Well, of course we can say it to someone we know. I can say it to Jeff and Mike and new-dad Thomas, and to plenty of other men who wear the mantle of fatherhood with their own kind of tenderness.
But for those of us whose own fathers are no longer with us, Father’s Day is one that reminds us of what the word bereft means. It’s been 11 years for me—since I could last extend that greeting, in person, to the man who was my father.
I consider myself lucky, though, that five years ago I was given the chance to write an essay about a meaningful object in my life for the book Holding Dear: The Value of the Real. I chose an object that was my father’s. Here is what I wrote:
The Reliquary Cap
It is a word I have long admired. Reliquary. There is a fullness to it, a smoothness, like water gliding, sliding, over stone. Just enough syllables to slow you for a moment, a split-second pause to reflect and remember. It is a word that helps you observe the memories of what it holds.
Ever since work on this book began, I have asked myself what, should someone ask, my object of reflection/attention/affection would be. A pencil, perhaps, because I still compose the first words on paper. A white stone from one of the outer beaches that my husband and I head to, Mecca-style, early of a Cape Cod morning nearly every summer. The books I’ve had the joy of working on.
But these are objects of the present, things that speak of what’s possible, what will still be here tomorrow (or so one prefers to think). I realize that my object hold no such possibility. Just memories. A reliquary.
It is the corduroy cap that my father wore most days to work. When he came home I would often take it from him and hang it on the three-pronged hook in the room just off the kitchen.
“Country Gentleman” is the label sewn inside. The gentleman part is right but the “country” is laughable. My father was a city boy, Boston-born and –bred, a product of Boston Latin and B.U., the immigrant kid who was perfectly at home walking the streets of the South End at three o’clock in the morning. He ended up in a small town in western New York where you never knew what kind of creature (a squirrel! a chipmunk!) might jump out at you at three o’clock in the afternoon.
He doted on his daughters and I doted right back. I adored him for all the reasons girls love their fathers. But I also admired him, especially because I worked for him.
My father wore two hats: head of the school of business at St. Bonaventure University, and owner of an accounting practice. I worked for him in the latter, starting in junior high. I learned how to prepare financial statements and tax returns from him. I also learned that you never talked about a client outside of the office and that a deadline really was.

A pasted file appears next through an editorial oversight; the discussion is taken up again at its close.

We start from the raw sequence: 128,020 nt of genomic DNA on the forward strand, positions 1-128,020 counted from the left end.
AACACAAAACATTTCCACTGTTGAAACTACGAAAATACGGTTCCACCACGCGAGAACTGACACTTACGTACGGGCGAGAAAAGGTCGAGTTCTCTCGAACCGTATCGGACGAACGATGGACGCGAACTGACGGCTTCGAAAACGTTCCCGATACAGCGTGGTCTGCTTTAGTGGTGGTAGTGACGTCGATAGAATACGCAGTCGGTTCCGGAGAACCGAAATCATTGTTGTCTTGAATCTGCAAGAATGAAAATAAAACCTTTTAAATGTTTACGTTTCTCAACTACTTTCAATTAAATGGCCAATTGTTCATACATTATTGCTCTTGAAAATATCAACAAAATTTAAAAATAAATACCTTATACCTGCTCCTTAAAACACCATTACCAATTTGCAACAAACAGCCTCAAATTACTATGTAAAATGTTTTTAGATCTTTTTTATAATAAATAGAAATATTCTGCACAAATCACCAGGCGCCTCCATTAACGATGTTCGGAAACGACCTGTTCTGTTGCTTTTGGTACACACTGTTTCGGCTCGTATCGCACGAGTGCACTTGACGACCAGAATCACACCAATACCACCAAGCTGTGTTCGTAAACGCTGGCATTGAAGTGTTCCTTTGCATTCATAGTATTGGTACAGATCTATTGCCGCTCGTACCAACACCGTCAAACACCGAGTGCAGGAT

In later years, as I wised up a little, I appreciated how extraordinarily smart my father was—far more conceptual and analytical (and shrewd) than I could ever be. Much more logical, and yet so empathetic.
We were close. After he’d retired from Bona’s but still had his practice, I took to calling him at the office every week, from my home office in Florida. We would just chat. It was usually a Tuesday when I called. Our own Tuesdays with Morrie.
When he died, he was 91 and still doing tax returns and what did it matter that I knew it was his time, I was crushed. I helped my mother close his office, and I didn’t mind going through the files but the shoes were just too painful. He kept a pair there that he could slide into when he took off his winter boots. Now they looked forlorn and vulnerable. Empty. I couldn’t bear to look at them and still don’t remember what we did with them.
But his cap was there at my parents’ house, hanging on the three-pronged hook, and I told my mother I wanted it. I’ll have it dry cleaned for you, she said. No, I replied. I want it just as it is.
Because if I buried my face in the lining of it, beyond the Country Gentleman label, I could smell wisdom and love.
My father’s cap now hangs on a single hook in my house, on the side of a bookcase I face when I’m sitting in the large green chair, composing with my pencil.
Can I fully articulate why this object is the one that is most meaningful to me? No. But that’s the beauty of reliquary. It’s a word that holds mystery.
It took me five years after my father’s death before I could write that. I still don’t feel that I’ve done him justice. But I know that I miss him, not just on Father’s Day but on most days. Maybe that’s how we truly honor our fathers.